18. When shortened, ear swabs : QUICK TIPS (shortened to “Q-tips”)
Cotton swabs were originally marketed under the name "Baby Gays", but this was changed in 1926 to "Q-Tips", with the Q standing for "quality".

20. 2016's "Ghostbusters" and "Ben-Hur" : REMAKES
The upcoming 2016 reboot of the 1986 hit comedy “Ghostbusters” has females playing the lead characters this time around. The latest Ghostbusters are Melissa McCarthy, Kristen Wiig, Kate McKinnon and Leslie Jones.

According to the publicists, the upcoming 2016 movie “Ben-Hur” is a new interpretation of the 1880 novel “Ben-Hur: A Tale of the Christ” by Lew Wallace. I assume that means there will be quite a few differences from the famous movie of the same name starring Charlton Heston. English actor Jack Huston has the title role this time around.

22. Film chimp : BONZO
“Bedtime for Bonzo” is a 1951 comedy film about a man training a chimpanzee. The man in question is played by future US president Ronald Reagan. After Clint Eastwood was elected mayor of Carmel, California, Reagan called up Eastwood and asked him, "What's an actor who once appeared with a monkey in movie doing in politics?". Eastwood appeared with a monkey in the film "Every Which Way but Loose".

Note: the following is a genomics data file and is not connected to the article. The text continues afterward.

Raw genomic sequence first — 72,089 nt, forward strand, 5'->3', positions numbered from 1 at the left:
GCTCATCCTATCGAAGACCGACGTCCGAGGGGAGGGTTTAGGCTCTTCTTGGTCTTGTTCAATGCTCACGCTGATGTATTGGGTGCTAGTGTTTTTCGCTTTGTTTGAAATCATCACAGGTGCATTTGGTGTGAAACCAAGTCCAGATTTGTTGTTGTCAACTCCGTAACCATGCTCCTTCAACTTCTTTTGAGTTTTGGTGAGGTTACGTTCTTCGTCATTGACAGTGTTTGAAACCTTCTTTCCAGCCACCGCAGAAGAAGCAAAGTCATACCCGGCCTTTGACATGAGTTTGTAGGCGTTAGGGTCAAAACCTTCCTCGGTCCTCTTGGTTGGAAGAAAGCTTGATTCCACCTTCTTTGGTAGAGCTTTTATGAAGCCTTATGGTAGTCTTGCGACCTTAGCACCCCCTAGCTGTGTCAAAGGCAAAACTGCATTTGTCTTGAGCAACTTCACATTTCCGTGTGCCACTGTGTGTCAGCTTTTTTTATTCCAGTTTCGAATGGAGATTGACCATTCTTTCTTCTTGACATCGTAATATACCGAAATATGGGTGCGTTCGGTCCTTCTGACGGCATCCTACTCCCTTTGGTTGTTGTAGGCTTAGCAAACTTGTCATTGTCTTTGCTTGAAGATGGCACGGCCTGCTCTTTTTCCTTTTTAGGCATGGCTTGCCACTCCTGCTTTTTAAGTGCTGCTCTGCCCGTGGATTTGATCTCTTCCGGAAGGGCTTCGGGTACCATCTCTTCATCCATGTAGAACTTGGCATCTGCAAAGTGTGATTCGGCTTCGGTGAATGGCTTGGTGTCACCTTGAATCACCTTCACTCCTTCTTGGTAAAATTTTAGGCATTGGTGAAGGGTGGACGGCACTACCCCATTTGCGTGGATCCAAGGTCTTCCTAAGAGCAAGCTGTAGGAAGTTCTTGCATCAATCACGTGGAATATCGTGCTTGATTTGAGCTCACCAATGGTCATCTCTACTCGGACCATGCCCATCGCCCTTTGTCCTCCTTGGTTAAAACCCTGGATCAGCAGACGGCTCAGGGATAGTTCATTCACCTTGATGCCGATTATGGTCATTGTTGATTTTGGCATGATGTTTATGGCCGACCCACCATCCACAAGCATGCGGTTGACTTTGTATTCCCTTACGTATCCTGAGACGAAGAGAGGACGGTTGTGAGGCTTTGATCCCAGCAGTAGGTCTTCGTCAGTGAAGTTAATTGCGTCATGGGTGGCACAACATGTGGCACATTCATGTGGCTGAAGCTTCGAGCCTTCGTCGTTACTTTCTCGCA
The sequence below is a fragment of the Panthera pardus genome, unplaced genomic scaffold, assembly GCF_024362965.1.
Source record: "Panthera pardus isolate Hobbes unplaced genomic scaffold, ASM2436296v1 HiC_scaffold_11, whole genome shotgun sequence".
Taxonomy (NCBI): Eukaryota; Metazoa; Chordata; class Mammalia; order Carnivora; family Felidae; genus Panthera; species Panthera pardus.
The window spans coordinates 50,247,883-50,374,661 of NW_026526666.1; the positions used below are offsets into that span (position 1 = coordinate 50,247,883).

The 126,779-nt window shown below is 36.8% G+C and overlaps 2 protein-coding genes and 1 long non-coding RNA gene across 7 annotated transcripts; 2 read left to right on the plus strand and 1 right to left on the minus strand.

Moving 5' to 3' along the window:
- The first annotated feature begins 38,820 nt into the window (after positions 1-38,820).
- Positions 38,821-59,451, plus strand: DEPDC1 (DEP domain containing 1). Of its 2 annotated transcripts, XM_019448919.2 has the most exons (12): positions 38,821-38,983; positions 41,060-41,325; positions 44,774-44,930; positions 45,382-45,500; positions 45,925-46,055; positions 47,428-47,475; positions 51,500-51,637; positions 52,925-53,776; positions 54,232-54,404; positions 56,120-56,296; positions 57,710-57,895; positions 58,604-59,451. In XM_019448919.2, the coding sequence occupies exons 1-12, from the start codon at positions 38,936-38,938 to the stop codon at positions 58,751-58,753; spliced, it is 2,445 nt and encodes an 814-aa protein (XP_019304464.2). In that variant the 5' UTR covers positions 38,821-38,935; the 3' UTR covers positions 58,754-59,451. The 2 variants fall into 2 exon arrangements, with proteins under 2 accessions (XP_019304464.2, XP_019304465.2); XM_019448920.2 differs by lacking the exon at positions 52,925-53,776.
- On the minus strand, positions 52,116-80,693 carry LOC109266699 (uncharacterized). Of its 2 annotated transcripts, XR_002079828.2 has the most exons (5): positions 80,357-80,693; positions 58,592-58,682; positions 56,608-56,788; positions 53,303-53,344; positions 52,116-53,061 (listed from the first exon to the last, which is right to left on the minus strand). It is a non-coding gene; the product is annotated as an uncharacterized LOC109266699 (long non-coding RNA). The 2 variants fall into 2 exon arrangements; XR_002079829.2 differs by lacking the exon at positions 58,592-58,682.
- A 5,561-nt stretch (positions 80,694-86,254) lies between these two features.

25. Warriors' league, for short : NBA
The Golden State Warriors is our local NBA franchise out here in the San Francisco Bay Area and is based in Oakland, California. The team was founded in 1946 as the Philadelphia Warriors, becoming the San Francisco Warriors when they moved to City by the Bay in 1962. They changed named again (to Golden State) when they relocated to Oakland in 1971. The statewide name reflected the fact that the team played some of their 1971-72 season games in San Diego, and as such were “California’s” team.

32. Rolling Stones #1 hit with the line "You're beautiful, but ain't it time we said goodbye?" : ANGIE
For my money, “Angie” is the greatest ballad ever performed by the Rolling Stones. Despite rumors to the contrary, “Angie” doesn’t refer to a particular woman. If fact, songwriter Keith Richard says that “Angie” is a pseudonym for heroin, and the lyrics tell of his efforts to get off the drug at a detox facility in Switzerland.

39. Second letter before 7-Down : RHO
(7D. Greek letter : TAU)
Rho is the Greek letter that looks just like our Roman letter "p". Rho is the symbol used for density, i.e. mass/volume.

43. It's a deadly sin : ANGER
The cardinal sins of Christian ethics are also known as the seven deadly sins. The seven deadly sins are:
- wrath
- greed
- sloth
- pride
- lust
- envy
- gluttony

46. Scottish estate owner : LAIRD
“Laird” is just the word “lord” in the local English dialect in Scotland and the north of England.

51. Chicken tikka ___ : MASALA